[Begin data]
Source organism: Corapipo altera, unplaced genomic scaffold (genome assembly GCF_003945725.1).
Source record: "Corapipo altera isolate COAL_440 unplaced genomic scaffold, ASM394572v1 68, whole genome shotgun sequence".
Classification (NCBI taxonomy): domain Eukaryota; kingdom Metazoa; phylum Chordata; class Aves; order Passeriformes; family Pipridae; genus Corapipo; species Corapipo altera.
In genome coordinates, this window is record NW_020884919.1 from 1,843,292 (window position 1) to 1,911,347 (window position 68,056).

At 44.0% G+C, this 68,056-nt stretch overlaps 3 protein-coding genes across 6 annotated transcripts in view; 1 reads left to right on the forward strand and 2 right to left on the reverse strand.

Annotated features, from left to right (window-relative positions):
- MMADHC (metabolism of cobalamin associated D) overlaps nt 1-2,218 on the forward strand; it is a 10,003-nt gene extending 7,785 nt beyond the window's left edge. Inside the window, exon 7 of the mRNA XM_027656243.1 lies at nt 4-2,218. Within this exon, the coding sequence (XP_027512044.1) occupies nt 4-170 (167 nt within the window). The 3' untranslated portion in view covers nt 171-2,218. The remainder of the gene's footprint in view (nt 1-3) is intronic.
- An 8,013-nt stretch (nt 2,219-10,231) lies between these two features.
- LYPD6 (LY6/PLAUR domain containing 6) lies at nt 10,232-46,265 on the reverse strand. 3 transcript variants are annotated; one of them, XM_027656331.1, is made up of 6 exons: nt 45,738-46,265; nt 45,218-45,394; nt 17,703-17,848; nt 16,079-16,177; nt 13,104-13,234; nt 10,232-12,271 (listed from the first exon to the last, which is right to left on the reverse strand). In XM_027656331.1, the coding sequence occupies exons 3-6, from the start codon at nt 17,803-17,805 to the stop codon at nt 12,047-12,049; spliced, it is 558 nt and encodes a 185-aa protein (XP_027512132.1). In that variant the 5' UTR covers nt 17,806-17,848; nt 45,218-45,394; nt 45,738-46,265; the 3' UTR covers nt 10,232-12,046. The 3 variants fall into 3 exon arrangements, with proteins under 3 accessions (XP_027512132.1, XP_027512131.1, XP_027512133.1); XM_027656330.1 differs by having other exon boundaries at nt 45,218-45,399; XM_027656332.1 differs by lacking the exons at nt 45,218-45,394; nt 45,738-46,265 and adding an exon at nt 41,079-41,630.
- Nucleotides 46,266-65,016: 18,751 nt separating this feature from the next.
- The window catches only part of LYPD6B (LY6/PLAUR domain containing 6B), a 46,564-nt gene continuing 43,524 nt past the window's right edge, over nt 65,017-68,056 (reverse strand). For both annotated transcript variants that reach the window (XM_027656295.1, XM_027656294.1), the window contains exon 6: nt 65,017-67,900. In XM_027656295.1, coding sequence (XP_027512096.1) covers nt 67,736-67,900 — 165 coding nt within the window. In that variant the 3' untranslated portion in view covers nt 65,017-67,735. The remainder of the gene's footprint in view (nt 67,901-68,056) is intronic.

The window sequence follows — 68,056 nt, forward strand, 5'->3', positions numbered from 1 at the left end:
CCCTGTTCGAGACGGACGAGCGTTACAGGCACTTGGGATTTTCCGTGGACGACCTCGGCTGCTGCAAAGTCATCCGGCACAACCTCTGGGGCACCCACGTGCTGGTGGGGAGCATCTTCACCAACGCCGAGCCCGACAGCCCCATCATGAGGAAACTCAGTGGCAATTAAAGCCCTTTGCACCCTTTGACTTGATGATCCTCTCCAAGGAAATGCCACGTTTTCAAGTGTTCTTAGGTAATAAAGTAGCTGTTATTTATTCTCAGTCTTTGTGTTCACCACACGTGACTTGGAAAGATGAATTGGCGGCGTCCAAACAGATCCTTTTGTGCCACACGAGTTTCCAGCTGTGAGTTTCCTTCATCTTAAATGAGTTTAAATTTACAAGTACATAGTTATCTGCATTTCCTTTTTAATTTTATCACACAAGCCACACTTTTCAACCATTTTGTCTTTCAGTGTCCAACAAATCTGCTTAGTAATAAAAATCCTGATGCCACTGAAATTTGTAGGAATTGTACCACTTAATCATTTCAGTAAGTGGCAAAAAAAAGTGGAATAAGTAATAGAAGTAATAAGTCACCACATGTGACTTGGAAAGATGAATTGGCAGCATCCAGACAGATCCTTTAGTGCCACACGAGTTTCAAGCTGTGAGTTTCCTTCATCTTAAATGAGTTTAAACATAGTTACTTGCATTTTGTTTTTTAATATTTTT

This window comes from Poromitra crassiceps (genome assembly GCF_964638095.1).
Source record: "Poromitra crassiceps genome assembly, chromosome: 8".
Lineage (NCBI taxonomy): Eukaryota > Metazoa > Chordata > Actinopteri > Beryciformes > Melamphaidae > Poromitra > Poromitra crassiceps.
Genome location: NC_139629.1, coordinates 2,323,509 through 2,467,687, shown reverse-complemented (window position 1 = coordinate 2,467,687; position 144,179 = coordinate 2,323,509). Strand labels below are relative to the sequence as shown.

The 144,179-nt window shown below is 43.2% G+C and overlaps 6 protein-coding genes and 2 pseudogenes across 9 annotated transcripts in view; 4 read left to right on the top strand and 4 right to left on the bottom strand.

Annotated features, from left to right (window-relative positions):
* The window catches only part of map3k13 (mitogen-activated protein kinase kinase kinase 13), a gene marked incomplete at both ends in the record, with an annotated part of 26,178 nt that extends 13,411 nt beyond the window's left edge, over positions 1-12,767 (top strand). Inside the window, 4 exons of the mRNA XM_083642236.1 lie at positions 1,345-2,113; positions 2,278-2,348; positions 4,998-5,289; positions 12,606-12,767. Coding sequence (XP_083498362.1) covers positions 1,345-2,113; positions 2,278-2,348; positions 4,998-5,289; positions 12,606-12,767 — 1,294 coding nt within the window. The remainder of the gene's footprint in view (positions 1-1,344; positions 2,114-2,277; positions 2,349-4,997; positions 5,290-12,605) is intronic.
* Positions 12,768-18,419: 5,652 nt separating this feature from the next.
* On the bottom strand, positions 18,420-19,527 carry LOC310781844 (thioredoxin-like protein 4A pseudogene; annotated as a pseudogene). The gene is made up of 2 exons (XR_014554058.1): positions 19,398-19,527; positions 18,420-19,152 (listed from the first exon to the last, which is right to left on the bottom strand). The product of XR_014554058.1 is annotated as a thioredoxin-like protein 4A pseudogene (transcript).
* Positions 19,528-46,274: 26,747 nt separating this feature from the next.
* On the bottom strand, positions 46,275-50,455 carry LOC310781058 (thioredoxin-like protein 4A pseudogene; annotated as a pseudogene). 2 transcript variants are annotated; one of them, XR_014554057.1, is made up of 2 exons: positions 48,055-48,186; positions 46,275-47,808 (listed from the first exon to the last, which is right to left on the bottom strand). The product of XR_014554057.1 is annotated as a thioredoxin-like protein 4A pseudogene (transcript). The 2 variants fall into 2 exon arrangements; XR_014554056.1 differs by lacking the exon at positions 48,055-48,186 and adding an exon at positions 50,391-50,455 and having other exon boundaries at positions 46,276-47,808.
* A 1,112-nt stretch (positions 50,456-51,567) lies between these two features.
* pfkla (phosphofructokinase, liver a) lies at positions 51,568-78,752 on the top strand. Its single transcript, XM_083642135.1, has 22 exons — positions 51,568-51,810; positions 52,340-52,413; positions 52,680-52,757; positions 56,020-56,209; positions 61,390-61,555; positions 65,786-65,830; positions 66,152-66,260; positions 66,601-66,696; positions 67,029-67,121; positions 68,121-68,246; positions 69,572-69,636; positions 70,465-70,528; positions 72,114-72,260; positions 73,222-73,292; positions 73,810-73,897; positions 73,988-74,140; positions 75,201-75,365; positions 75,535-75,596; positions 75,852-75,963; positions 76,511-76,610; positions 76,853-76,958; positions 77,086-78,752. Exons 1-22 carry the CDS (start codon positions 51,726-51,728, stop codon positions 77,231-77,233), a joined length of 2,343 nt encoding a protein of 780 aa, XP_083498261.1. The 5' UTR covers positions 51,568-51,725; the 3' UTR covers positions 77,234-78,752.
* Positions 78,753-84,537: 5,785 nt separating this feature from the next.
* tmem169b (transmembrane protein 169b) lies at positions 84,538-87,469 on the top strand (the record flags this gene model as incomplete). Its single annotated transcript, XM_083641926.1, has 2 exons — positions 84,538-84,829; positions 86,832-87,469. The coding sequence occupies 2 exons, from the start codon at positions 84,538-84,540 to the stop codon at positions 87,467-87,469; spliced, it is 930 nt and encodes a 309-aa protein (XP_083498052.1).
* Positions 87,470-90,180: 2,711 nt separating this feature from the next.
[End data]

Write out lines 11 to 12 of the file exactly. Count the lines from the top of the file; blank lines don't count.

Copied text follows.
- The window catches only part of LYPD6B (LY6/PLAUR domain containing 6B), a 46,564-nt gene continuing 43,524 nt past the window's right edge, over nt 65,017-68,056 (reverse strand). For both annotated transcript variants that reach the window (XM_027656295.1, XM_027656294.1), the window contains exon 6: nt 65,017-67,900. In XM_027656295.1, coding sequence (XP_027512096.1) covers nt 67,736-67,900 — 165 coding nt within the window. In that variant the 3' untranslated portion in view covers nt 65,017-67,735. The remainder of the gene's footprint in view (nt 67,901-68,056) is intronic.

The window sequence follows — 68,056 nt, forward strand, 5'->3', positions numbered from 1 at the left end: